I am the person I think I am. Or, at least, I am closer to the person I see of myself than I am to the person my dad thought I was.

I’ve been getting these really horrible memories of abuse by my dad. I feel suicidal and I have pictures in my head of what I had to do. They seem to go together. And they are terribly difficult to sit with. They keep sliding away again—just leaving me with the horrible feelings—and I keep trying to drag them back by replaying the pictures.

Eventually, I realize this isn’t working. The pictures in my head make me more scared. The more scared I am, the harder it is to do anything productive or useful with the memories. What I ought to do is cuddle in the blankets, play some nice music, maybe smell soap. The memories are in my head already. I will be able to tolerate an awareness of them if I can take in some comfort. So I do that, and I am able to sit with the memories a bit better.

One element I get out of them is the fear. The terror of it is really intense. And it is not just terror of what I have to do, but terror of what will happen if I don’t do it right—the things that will happen to me if I don’t perform properly seem more dangerous, more life-threatening, more violent than what I have to do to my dad. That’s new to me. I hadn’t thought of that. I didn’t just want to please my dad because he was my dad. I wanted him to not come close to killing me.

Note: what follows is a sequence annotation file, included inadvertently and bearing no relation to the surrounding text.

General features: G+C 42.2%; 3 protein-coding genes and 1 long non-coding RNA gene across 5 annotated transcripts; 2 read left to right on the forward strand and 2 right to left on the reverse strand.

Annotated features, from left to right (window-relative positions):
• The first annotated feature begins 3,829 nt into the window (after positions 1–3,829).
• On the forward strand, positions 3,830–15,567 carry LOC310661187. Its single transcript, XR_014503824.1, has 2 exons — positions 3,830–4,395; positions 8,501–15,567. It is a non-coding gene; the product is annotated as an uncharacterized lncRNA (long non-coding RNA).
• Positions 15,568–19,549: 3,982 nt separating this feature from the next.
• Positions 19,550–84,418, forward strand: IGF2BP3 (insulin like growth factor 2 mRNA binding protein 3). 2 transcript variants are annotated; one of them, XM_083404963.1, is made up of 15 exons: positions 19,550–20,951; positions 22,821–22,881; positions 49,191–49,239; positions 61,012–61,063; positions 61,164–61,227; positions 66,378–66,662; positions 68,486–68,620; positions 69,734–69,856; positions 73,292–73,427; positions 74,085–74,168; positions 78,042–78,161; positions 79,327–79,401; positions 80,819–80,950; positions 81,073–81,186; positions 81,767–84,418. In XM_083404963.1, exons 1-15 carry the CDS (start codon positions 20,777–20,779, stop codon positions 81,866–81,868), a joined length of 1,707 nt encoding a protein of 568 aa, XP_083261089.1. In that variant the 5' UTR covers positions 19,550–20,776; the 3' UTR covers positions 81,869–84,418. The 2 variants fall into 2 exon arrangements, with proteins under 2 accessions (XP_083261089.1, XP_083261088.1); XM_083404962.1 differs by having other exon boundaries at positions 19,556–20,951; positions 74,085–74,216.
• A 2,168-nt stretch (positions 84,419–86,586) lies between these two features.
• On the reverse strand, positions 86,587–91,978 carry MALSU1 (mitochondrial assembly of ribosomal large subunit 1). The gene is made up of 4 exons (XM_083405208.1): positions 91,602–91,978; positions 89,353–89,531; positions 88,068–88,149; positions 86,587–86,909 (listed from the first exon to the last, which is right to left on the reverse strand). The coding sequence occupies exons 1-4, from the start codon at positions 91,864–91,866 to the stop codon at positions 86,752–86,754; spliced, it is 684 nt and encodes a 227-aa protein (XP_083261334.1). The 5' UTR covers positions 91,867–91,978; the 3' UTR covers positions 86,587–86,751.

The other emotion that comes with it—it feels like an emotion—is a need to be strong, to keep control of myself.

A line of reasoning emerges from that. I have to perform properly, I have to get through it because then I can see Nata again. If my dad decides to punish me by tying me up in the garage for a weekend or even just overnight—which he did sometimes—then I won’t get to see Nata. If he kills me, I’ll never see Nata again. So it’s important I don’t make him angry. It’s important he doesn’t kill me. And it’s important I don’t get so overwhelmed with despair that I kill myself. Because I want to see Nata again.

These are pieces of the abuse I hadn’t realized before. I knew other pieces, but not those two. I didn’t know that Nata was keeping me going through it, or that I was as compliant as I was because I had my own goals. I didn’t know how afraid I was not to please him.